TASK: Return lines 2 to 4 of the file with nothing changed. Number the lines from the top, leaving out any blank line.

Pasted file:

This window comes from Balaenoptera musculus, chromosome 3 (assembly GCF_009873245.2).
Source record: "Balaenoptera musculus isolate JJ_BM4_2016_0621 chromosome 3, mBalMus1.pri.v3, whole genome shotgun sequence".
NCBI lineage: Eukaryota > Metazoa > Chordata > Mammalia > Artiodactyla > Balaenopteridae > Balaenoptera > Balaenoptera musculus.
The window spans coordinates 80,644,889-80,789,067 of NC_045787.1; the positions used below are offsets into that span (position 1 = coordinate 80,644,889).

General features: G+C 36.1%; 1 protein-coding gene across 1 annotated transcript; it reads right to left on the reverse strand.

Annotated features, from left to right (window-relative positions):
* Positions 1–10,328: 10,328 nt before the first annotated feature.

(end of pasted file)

Source record: "Balaenoptera musculus isolate JJ_BM4_2016_0621 chromosome 3, mBalMus1.pri.v3, whole genome shotgun sequence".
NCBI lineage: Eukaryota > Metazoa > Chordata > Mammalia > Artiodactyla > Balaenopteridae > Balaenoptera > Balaenoptera musculus.
The window spans coordinates 80,644,889-80,789,067 of NC_045787.1; the positions used below are offsets into that span (position 1 = coordinate 80,644,889).